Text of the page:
By Maggie Cox, editorial coordinator
Chevron is set to deploy the first dual-gradient drillship, the Pacific Santa Ana, in the Gulf of Mexico by summer 2011. Currently sitting in the Samsung Heavy Industries shipyard in Geoje, South Korea, the Pacific Santa Ana will have the ability operate in 12,000 ft of water and drill wells over 35,000 ft deep. Chevron has been working in conjunction with AGR Drilling Services, GE Oil and Gas and Pacific Drilling to develop this dual-gradient system and drillship.
According to Ken Smith, manager of dual-gradient drilling project implementation, Chevron, dual-gradient drilling is going to be the eventual industry “norm” – not single-gradient drilling.
“The world is changing, and I truly believe that someday we will see dual-gradient equipment is just some of your normal deepwater complement, just like a BOP. It’s the beginning of something different and will change the way we drill,” Mr Smith said.
Dual-gradient drilling promises to overcome the limitations imposed by sending drilling mud through thousands of feet of drill pipe and riser. This tremendous volume of fluid creates a huge hydrostatic head that can induce fracturing, particularly in shallow zones. Dual-gradient techniques dramatically change the physics of the drilling process, such that the rig effectively sits on the seafloor, rather than at its actual physical location thousands of feet above on the sea surface. In dual gradient, the mud column extends only from the bottom of the hole to the mudline. Subsea pumps are used to reduce the hydrostatic head from the mudline to the surface.
Benefits include reducing the number of casing strings, enabling the use of larger completion strings for increased flow capacity, improved drilling efficiency and decreased mechanical risk.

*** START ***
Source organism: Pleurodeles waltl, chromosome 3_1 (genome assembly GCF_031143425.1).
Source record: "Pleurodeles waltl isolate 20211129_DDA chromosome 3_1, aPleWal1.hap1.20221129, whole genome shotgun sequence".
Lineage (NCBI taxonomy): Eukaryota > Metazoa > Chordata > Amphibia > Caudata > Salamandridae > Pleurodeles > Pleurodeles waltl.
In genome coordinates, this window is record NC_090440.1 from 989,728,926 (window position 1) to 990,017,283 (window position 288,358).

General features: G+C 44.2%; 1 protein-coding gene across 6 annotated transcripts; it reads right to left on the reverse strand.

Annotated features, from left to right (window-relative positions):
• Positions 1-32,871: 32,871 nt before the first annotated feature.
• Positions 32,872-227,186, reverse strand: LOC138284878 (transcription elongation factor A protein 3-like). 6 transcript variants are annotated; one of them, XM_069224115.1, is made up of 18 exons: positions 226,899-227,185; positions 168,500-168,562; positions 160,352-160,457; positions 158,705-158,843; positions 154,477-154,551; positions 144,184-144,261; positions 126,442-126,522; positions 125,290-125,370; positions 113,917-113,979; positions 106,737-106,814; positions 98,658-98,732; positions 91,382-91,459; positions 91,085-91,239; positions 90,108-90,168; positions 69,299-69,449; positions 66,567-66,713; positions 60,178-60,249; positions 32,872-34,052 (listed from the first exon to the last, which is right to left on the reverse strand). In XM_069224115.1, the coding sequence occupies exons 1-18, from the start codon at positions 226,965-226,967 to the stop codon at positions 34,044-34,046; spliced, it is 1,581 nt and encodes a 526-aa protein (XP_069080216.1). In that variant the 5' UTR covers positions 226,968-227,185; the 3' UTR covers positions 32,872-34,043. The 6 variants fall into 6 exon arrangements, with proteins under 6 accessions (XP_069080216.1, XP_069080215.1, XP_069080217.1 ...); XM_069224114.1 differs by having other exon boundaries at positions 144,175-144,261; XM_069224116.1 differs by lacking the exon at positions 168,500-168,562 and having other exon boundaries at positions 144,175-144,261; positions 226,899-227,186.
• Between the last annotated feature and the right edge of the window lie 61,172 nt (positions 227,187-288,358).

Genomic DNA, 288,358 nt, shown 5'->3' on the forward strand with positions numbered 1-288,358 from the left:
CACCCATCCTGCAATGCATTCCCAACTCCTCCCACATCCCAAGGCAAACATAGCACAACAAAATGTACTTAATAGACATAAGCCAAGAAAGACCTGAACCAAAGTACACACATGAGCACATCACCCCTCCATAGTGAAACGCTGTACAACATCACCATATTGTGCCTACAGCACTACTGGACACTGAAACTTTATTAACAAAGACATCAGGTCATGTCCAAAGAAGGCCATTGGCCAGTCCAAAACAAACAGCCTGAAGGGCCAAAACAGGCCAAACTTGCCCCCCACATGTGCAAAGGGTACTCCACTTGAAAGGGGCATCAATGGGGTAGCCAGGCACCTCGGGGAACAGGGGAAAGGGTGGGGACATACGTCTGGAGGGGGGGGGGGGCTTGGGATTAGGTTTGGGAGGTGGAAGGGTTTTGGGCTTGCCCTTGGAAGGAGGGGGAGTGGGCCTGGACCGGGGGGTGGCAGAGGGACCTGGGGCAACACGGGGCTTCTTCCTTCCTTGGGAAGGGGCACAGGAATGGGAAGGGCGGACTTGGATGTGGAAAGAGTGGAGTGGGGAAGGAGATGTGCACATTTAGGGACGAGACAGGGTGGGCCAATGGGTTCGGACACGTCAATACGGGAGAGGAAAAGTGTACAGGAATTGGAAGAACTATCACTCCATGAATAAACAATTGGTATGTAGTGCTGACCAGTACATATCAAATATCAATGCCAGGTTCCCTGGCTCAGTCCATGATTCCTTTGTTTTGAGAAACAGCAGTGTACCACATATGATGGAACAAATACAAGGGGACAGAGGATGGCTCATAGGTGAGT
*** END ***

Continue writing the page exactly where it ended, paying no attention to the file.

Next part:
Prior efforts from Chevron resulted in one well drilled using dual-gradient technology in 2001. The first dual-gradient field test commenced in the Gulf of Mexico in 1,000 ft of water. The capital and labor investment required to implement this type of drilling was not available when it was originally tested.
“From our perspective, we are very confident in the technology, but it really takes a very large portfolio of wells to justify the investment in both capital and people. It is expensive,” Mr Smith said. “You don’t just say, ‘I’m just going to rent this and put this on my well for a while.’ You have to put together a campaign of wells to spread the cost around and, in 2001, people just didn’t have that.”
Preparations that must be made before using dual-gradient drilling on a rig are the two circulating systems, one mud and one sea water. The sheer weight of the mud pump also must be considered.
Today’s drilling risers are not equipped to handle a mud and a sea water power line, Mr Smith explained. “Everything else gets down to equipment handling. We’re not using much more power, we’re just transferring it to the mudline. Rigs are not designed to accommodate the BOP and LMRP while using the mud pump, so you have to modify your rig for that.”
The Pacific Santa Ana crew will be given a three-week training session to introduce them to the procedures and concepts of this type of drilling. Mr Smith believes that there may be some initial “teething” issues with new crews and equipment but that the challenges of using this technology will be minimal. “Their safety and efficiency is just as important to us now than it ever was, and they will be appropriately trained,” he said.
The mud pump that the Pacific Santa Ana will have will enable faster kick detection and measure oil in gallons, not barrels. “(We) see kicks very fast and have (the well) completely shut in and measured quickly. We always call it dual-gradient drilling, but it’s actually MPD in a subsea environment. There’s a very quick detection of things, very quick reaction of things and very quick control of things.”
The idea of drilling 30,000-ft to 35,000-ft wells when this technology was first implemented was incomprehensible.
Today, with the industry’s eye on deepwater and ultra-deepwater drilling, dual-gradient technology may be the next step in drilling techniques. “We’ve gotten very good at running into a barrier and working our way around it and extending our limits,” Mr Smith said. “We’re pretty close to how far we can go with conventional drilling, and it’s definitely time to do something just fundamentally different.”